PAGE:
We try to compile a list of commonly and less commonly used advanced statistical methods in Particle physics.

In all tasks described here, we make use of a model to describe the data. Such models usually have several parametres which are adjusted to best describe the data. They can be diveded into three categories, depending on how the number of parameters grows with the number of data points.

These are models which have a fixed set of parameters which does not depend on the number of data points.

An example is a linear fit data points or a Gaussian fit to an energy distribution.

Advantage: The model usually is easily interpretable, e.g. its parameters have a physical meaning.

Disadvantage: The model might describe the data very badly, e.g. because the 'true' process generating the data does not correspond to the model assumption. An example are the 'non-Gaussian' lower tails in energy distributions reconstructed in a Calorimeter due to regions of non-sensitive material (e.g. gaps between the calorimeter cells).

Density estimation is the task of estimating a probability density. Given a data sample, this corresponds to finding a function which describes 'how many events one expect for given values of the independent variables'.

This problem is 'ill posed': In most cases, we can describe the given data perfectly by increasing the number of parameters in our model (unless we use a parametric model). See Overfitting.

To test the quality of the density estimation in one dimension (density as function of one variable), one can use the Kolmogorov-Smirnov test. However, there is no straightforward way to test the goodness in two or more dimensions.

See also:

Instead of construction a density as function of all variables, one approximates the overall density with the product of the densities ('projections') of each variable. I.e. the full density of all variables is written as:

p(x1..xn) = p_1(x1) * ... *p_n(xn)

To estimate the one dimensional densities, methods such as Histograms or kernel density estimation are used.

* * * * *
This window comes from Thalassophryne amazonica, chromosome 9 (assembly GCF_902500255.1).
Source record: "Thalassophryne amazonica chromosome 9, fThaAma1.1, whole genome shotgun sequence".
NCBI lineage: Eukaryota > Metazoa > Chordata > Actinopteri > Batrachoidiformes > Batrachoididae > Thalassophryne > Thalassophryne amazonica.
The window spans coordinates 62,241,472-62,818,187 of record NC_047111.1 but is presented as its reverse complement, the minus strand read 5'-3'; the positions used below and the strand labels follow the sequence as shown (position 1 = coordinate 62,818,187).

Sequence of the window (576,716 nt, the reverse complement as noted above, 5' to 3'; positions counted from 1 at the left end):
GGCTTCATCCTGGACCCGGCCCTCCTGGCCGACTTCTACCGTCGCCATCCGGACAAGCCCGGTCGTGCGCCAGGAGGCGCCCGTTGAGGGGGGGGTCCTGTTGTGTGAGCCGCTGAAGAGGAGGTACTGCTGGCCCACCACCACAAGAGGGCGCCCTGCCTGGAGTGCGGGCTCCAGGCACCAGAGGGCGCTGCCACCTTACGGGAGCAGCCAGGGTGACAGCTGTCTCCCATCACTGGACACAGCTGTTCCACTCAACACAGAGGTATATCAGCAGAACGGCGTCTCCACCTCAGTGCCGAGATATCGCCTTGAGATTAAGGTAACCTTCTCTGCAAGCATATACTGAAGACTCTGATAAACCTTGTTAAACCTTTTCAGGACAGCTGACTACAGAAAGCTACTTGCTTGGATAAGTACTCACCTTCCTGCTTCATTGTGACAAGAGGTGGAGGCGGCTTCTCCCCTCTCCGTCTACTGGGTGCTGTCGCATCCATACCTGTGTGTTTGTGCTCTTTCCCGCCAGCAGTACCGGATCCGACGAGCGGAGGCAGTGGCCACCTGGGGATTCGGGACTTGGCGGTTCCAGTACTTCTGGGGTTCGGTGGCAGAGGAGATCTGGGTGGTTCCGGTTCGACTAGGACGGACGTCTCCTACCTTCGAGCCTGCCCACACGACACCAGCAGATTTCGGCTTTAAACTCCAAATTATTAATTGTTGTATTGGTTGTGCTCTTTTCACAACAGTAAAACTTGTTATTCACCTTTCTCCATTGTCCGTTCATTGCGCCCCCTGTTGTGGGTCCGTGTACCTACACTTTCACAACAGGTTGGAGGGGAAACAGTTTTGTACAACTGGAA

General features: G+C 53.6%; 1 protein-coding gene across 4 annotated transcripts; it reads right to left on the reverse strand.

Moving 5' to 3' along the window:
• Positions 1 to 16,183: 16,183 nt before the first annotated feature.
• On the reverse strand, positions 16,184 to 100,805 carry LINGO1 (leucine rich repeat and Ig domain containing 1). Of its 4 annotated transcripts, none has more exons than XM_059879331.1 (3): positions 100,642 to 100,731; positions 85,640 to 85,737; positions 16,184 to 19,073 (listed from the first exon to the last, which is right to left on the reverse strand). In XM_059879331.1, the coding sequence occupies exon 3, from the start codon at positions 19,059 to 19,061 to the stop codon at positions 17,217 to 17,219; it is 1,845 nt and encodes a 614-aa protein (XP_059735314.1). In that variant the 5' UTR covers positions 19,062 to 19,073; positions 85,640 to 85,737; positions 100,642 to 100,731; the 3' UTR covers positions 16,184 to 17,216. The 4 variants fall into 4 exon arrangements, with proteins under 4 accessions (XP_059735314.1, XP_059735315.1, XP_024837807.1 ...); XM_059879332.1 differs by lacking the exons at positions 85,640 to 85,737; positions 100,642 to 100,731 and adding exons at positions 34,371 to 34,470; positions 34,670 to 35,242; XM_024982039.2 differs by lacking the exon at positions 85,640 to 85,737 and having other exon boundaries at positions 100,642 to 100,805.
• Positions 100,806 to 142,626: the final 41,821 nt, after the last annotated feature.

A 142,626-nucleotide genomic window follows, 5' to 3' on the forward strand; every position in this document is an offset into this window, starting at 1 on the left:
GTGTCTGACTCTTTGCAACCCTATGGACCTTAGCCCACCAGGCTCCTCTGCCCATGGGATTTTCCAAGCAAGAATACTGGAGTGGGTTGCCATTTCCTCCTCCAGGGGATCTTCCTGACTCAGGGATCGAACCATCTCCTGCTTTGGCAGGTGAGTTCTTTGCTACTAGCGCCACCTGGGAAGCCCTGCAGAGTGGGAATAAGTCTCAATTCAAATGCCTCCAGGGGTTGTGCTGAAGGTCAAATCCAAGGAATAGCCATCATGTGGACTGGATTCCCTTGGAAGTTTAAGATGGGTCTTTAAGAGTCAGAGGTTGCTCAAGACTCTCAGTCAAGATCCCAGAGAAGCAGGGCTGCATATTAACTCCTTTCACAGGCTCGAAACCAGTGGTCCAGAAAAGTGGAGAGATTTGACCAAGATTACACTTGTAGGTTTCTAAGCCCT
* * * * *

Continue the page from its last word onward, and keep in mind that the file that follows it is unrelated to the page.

A widespread application of this method is the search for new physics phenomena, i.e. to discriminate a signal from background. Densities are constructed for the background physics process and for signal plus background (or in many cases for signal only) which are then used to calculate the local likelihood ratio of both hypotheses (see Neyman Pearson Lemma).

Advantages:

- The number of points to determine each density is larger than for estimating higher dimension densities directly (see Curse of dimensionality).

Disadvantages:

- some features of the density are lost if the approximation is bad and the variables are not independent. The resulting density is then not optimal e.g. for searches (see Neyman Pearson Lemma).

Although treated differently in the statistical literature, classifications problems ('signal vs. background') are often solved using regression methods by assigning different values for each class (e.g. 0 for background, 1 for signal).

When searching for new phenomena or particles, we have to come up with a conclusion on whether we see this new phenomenon or not. We can do this by comparing two hypotheses to each other:

- H0: The observed data consist of the established (background) physics processes only
- H1: The observed data consist of the established (background) physics processes only